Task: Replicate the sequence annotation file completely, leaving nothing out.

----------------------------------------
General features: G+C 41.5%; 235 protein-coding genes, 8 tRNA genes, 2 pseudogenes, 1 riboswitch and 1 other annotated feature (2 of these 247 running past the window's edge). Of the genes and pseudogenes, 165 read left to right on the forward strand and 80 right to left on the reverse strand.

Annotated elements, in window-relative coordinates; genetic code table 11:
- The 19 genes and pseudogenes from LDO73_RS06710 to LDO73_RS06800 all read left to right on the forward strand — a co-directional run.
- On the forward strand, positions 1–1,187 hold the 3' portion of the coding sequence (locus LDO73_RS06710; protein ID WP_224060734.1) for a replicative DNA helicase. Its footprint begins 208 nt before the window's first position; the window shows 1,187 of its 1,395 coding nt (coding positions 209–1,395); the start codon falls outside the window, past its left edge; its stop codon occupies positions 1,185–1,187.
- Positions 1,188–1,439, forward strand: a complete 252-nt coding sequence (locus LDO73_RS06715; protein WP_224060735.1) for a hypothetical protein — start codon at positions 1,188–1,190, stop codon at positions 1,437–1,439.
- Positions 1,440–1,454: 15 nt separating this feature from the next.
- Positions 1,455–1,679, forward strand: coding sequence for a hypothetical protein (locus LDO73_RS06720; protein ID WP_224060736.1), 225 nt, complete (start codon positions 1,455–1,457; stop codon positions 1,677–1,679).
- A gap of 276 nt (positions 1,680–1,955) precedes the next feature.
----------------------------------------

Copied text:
General features: G+C 41.5%; 235 protein-coding genes, 8 tRNA genes, 2 pseudogenes, 1 riboswitch and 1 other annotated feature (2 of these 247 running past the window's edge). Of the genes and pseudogenes, 165 read left to right on the forward strand and 80 right to left on the reverse strand.

Annotated elements, in window-relative coordinates; genetic code table 11:
- The 19 genes and pseudogenes from LDO73_RS06710 to LDO73_RS06800 all read left to right on the forward strand — a co-directional run.
- On the forward strand, positions 1–1,187 hold the 3' portion of the coding sequence (locus LDO73_RS06710; protein ID WP_224060734.1) for a replicative DNA helicase. Its footprint begins 208 nt before the window's first position; the window shows 1,187 of its 1,395 coding nt (coding positions 209–1,395); the start codon falls outside the window, past its left edge; its stop codon occupies positions 1,185–1,187.
- Positions 1,188–1,439, forward strand: a complete 252-nt coding sequence (locus LDO73_RS06715; protein WP_224060735.1) for a hypothetical protein — start codon at positions 1,188–1,190, stop codon at positions 1,437–1,439.
- Positions 1,440–1,454: 15 nt separating this feature from the next.
- Positions 1,455–1,679, forward strand: coding sequence for a hypothetical protein (locus LDO73_RS06720; protein ID WP_224060736.1), 225 nt, complete (start codon positions 1,455–1,457; stop codon positions 1,677–1,679).
- A gap of 276 nt (positions 1,680–1,955) precedes the next feature.